4. Popularity is a big ratings factor.

A school’s reputation among the right people will significantly impact it’s U.S. News ranking.

In annual surveys, three administrators from the offices of president, provost and admission at each school in the national university category, for instance, must assess what they think about all their peers on a one-to-five grading scale. (One is marginal and five is distinguished.)

Here, however, is the dilemma:

What do administrators at UCLA, Johns Hopkins, University of Tulsa and Kansas State know about what’s going on at Brandeis, Case Western Reserve, Virginia Tech and University of Missouri (my alma mater), much less 300 other schools in the national university category?

Or how about schools in the liberal arts college category that have far less name recognition. What do administrators at my son and daughter’s alma mater – Beloit and Juniata colleges – know about the academic quality at say, Pitzer, Hendrix, Spelman and Middlebury colleges?

Rating peers on one-to-five scale is an absurd exercise that administrators should refuse to do and most actually decline to participate in this rankings beauty contest exercise. According to U.S. News, only 43% of academics responded to the reputational surveys distributed in 2018-2019.

5. U.S. News measures six-year graduation rates.

I don’t know any parents who thinks that graduating from college in six years is acceptable. U.S. News, however, uses six-year rates when evaluating schools. Another head scratcher.

6. Rankings encourage colleges to favor affluent students.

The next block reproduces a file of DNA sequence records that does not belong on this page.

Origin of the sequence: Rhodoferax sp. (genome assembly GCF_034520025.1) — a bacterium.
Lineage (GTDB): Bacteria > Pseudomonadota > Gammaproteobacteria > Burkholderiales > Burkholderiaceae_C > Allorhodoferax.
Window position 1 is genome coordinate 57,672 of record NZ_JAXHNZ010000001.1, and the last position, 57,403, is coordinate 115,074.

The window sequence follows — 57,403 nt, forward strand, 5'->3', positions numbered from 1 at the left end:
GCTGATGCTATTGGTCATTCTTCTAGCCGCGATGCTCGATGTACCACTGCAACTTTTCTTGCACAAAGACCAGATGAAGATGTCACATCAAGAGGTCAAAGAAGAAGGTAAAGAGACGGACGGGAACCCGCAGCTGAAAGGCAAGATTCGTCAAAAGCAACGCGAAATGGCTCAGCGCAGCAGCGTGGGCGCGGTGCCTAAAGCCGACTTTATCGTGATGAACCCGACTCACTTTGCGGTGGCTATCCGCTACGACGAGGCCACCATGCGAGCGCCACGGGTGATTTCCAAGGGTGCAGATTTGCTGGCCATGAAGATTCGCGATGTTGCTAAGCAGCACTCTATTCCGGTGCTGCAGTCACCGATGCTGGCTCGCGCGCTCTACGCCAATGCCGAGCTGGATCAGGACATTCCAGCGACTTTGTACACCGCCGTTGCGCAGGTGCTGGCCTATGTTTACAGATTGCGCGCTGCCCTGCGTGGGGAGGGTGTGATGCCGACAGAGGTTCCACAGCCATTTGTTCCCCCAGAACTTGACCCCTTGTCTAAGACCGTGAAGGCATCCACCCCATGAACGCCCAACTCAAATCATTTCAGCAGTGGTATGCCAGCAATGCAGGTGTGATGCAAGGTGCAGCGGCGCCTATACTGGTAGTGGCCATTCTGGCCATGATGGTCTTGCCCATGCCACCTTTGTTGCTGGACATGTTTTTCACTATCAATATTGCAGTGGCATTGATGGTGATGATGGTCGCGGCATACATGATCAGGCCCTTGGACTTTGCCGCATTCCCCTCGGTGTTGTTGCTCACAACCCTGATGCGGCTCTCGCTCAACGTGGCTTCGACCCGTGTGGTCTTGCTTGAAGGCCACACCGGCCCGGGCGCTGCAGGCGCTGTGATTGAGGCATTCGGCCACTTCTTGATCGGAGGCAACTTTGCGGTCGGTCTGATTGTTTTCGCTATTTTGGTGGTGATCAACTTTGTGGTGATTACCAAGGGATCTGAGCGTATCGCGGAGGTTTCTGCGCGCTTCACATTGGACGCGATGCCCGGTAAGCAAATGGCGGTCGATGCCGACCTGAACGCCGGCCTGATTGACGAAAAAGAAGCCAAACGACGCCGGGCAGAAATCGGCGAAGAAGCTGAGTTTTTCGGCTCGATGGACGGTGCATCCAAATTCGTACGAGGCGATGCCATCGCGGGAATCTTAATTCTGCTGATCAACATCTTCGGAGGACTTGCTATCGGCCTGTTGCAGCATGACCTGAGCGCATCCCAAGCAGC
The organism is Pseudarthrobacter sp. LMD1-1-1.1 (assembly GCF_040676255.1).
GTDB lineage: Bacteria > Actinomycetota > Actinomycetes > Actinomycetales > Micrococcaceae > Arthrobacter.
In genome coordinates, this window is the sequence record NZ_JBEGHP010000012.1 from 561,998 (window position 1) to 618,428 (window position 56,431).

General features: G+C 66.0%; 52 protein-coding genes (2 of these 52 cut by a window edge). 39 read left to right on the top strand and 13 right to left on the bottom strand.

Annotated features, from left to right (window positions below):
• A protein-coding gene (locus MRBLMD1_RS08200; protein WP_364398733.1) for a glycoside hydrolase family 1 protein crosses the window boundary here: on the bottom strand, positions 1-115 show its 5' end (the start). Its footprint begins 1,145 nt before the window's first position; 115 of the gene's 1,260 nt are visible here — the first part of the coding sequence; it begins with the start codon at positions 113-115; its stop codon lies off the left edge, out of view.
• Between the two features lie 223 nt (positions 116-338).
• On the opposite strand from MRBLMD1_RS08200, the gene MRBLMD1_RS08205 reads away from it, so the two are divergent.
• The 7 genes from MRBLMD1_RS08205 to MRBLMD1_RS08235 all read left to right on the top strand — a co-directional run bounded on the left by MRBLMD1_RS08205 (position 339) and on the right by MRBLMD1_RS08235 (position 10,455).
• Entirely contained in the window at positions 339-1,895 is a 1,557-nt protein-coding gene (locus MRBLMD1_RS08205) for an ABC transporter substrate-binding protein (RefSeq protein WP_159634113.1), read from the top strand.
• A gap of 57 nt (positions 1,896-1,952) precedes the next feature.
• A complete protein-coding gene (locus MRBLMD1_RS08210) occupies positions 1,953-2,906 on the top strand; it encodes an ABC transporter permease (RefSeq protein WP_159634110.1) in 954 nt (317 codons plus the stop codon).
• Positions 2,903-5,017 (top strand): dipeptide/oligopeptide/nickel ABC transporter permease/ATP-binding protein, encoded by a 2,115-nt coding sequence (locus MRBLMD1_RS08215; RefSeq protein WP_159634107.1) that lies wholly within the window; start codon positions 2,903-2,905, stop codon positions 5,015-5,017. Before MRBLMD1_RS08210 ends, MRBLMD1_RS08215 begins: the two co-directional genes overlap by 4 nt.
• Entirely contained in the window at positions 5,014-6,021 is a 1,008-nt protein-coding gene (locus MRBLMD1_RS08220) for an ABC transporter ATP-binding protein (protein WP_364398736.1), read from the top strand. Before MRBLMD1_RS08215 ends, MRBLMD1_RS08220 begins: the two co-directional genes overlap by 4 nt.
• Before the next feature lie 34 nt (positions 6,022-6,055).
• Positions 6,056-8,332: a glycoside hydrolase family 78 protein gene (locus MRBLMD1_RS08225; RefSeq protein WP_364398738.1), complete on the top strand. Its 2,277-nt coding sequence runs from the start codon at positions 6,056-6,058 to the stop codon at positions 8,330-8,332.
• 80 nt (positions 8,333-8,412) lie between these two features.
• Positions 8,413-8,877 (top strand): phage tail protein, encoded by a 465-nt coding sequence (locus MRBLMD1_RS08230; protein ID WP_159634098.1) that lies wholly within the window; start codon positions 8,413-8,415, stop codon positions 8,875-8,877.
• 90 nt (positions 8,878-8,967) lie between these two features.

US News awards schools which generate higher test scores and grade point averages for their incoming freshmen class, which favors rich students.

This focus on selectivity has been a boon for affluent high school students, who tend to enjoy better academic profiles. These teens can afford expensive test-prep courses and are more likely to have attended schools with stronger academic offerings. There is a strong positive correlation between standardized test scores and family income.

Attracting richer students allows the school to boost their sticker prices without alienating too many potential customers.

7. Rankings encourage the use of merit scholarships.

Before the rankings became so prominent, high-income students typically had to pay full price for college. The majority of grants were reserved for middle-class and low-income students, who required financial help.

But with the rankings premium linked to top students, private and public institutions began offering merit scholarships to entice smart, wealthy students to their campuses rather than to their competitors.

How do you cough up the money for these deal sweeteners?

One way is to raise the tuition price to generate extra revenue for these scholarships and another way is to reduce the financial aid to needy students. Low and middle-income students are the big losers in the rankings game.

8. Elite schools are the exception to merit awards.

The only schools that don’t offer merit scholarships to rich students are the institutions that are perched at the top of U.S. News’ college rankings.

Wealthy parents whose children get into the top-rated schools in U.S. News’ national university and liberal arts colleges categories, such as Stanford, Harvard, Princeton and Williams, will pay roughly $300,000 for a SINGLE bachelor’s degree, but they won’t do it for other schools.